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Train a Sentence-CamemBERT

The CamemBERT model is a state-of-the-art language model for modeling the
French language.

It is a RoBERTa model that has been trained on a large number of French texts and can be easily adapted to a large number of tasks thanks to finetuning.

Here we're going to to finetune the model for sentence embedding.


The output of a BERT model is an embedding vector for each token. To obtain an embedding of the text as a whole, we need to define a transformation strategy to go from individual token embeddings to an embedding vector for the sentence as a whole.

The simplest and most effective strategy is simply to take the average of the token embeddings.
This strategy is known as mean pooling.

Sentence-BERT diagram : token embeddings are average in a mean pooling layer to get the sentence embedding

If you'd like to find out more about the strategies that have been considered, take a look at this paper: Sentence-BERT: Sentence Embeddings using Siamese BERT-Networks.

Finetuning a BERT model into a Sentence-BERT model

The authors of the paper mentioned above have built a Python library called sentence-transformers, for manipulating Sentence-BERT models.

We'll use it to obtain a Sentence-CamemBERT model from a CamemBERT model available on huggingface.


We will be using the following packages:

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Training data

First of all, we're going to retrieve the training data.
We will use the French part of the dataset STSb Multi MT.
This is a dataset containing pairs of sentences and a score between 0 and 5 representing the similarity between the two sentences.

from datasets import load_dataset

sts_train_dataset = load_dataset("stsb_multi_mt", name="fr", split="train")
sts_dev_dataset = load_dataset("stsb_multi_mt", name="fr", split="dev")
sts_test_dataset = load_dataset("stsb_multi_mt", name="fr", split="test")
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We'll then convert the retrieved data into InputExample objects that can be used for training.

from typing import List
from sentence_transformers import InputExample

def dataset_to_input_examples(dataset) -> List[InputExample]:
    return [
        texts=[example["sentence1"], example["sentence2"]],
        label=example["similarity_score"] / 5.0,
    for example in dataset

sts_train_examples = dataset_to_input_examples(sts_train_dataset)
sts_dev_examples = dataset_to_input_examples(sts_dev_dataset)
sts_test_examples = dataset_to_input_examples(sts_test_dataset)
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We will use the CamemBERT model named almanach/camembert-base for finetuning:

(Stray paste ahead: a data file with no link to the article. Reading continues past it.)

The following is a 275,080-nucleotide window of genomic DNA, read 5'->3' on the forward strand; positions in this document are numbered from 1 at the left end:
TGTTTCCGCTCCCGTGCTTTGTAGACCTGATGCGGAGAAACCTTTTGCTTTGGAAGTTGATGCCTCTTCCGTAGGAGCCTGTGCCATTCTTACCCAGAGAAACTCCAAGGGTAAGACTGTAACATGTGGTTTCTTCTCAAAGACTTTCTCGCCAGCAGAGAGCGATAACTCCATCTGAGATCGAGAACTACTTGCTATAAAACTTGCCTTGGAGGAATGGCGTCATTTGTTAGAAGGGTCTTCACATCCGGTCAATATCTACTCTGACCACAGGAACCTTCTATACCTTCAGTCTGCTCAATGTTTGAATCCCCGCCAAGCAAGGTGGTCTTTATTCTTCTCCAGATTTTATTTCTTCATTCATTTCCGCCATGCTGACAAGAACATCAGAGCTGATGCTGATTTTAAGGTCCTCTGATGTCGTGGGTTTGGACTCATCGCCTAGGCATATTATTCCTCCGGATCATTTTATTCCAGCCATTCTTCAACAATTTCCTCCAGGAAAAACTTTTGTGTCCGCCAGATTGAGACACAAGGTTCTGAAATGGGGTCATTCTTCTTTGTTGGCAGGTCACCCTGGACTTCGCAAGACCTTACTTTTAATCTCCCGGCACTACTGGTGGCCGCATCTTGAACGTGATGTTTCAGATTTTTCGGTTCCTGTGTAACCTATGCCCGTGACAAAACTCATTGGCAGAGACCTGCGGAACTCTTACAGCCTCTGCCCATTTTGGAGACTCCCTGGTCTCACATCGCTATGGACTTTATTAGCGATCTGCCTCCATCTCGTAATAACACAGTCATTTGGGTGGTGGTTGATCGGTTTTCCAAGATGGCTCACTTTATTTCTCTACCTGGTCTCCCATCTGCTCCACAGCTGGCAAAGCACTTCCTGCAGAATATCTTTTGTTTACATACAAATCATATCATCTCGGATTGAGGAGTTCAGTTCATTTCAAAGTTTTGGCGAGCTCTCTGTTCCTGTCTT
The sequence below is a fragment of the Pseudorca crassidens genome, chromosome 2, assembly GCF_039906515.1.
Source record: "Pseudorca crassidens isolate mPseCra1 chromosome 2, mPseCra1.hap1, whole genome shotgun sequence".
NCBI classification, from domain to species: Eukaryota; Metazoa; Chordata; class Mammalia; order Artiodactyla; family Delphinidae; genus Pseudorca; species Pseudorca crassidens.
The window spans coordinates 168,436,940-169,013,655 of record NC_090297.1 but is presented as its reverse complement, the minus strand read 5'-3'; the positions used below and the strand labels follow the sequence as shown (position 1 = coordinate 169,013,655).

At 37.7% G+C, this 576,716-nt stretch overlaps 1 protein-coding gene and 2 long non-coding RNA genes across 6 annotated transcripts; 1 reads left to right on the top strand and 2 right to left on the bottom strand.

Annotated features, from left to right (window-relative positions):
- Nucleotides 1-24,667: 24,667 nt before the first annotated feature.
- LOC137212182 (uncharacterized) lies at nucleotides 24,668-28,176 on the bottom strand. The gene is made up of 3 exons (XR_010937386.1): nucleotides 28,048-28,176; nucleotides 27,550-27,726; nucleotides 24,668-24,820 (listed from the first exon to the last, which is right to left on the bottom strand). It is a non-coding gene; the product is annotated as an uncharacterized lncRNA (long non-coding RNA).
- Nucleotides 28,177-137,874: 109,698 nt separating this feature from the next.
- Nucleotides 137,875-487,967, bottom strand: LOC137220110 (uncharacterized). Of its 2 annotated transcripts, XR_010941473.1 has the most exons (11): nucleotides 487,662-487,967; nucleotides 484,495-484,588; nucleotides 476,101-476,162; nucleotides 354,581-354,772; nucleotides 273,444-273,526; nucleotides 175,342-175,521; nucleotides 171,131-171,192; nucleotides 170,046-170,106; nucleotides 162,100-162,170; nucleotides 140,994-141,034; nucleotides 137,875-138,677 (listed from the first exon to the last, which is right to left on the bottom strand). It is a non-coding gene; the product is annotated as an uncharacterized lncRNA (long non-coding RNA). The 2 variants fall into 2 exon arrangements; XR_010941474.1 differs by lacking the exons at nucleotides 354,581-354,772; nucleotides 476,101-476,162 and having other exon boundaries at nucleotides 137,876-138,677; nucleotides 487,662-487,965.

from sentence_transformers import evaluation, losses, SentenceTransformer
from import DataLoader

batch_size = 32

model = SentenceTransformer("almanach/camembert-base")

train_dataloader = DataLoader(sts_train_examples, shuffle=True, batch_size=batch_size)
train_loss = losses.CosineSimilarityLoss(model=model)
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We use cosine-similarity loss objective to train the model.

Finally, an evaluator is built to monitor the model's performance on the dev dataset during training.

sts_dev_evaluator = evaluation.EmbeddingSimilarityEvaluator.from_input_examples(
    sts_dev_examples, name="sts-dev"
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We can now start training the model:
    train_objectives=[(train_dataloader, train_loss)],
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Model evaluation

Once training is complete, you can measure the model's performance on the test data set you've kept

sts_test_evaluator = evaluation.EmbeddingSimilarityEvaluator.from_input_examples(
    sts_test_examples, name="sts-test"

sts_test_evaluator(model, ".")
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I get a Pearson correlation of 0.837 which is at the same level as the Sentence-CamemBERT I found on huggingface :

Sentence-BERT model distilled

As you may have noticed in the table above, I've also trained a Sentence-CamemBERT model that's about half the size (68M parameters vs. 110M) and yet performs very well: h4c5/sts-distilcamembert-base.

This is in fact a model obtained by following the above procedure but starting from the distilled CamemBERT model: cmarkea/distilcamembert-base.

This so-called "distilled" model was obtained by removing half of the layer of the CamemBERT base model and training it to maintain its performance.

To find out more about the distillation process, please consult the following papers:

Et voilà. You can find my two Sentence-CamemBERT models on huggingface :

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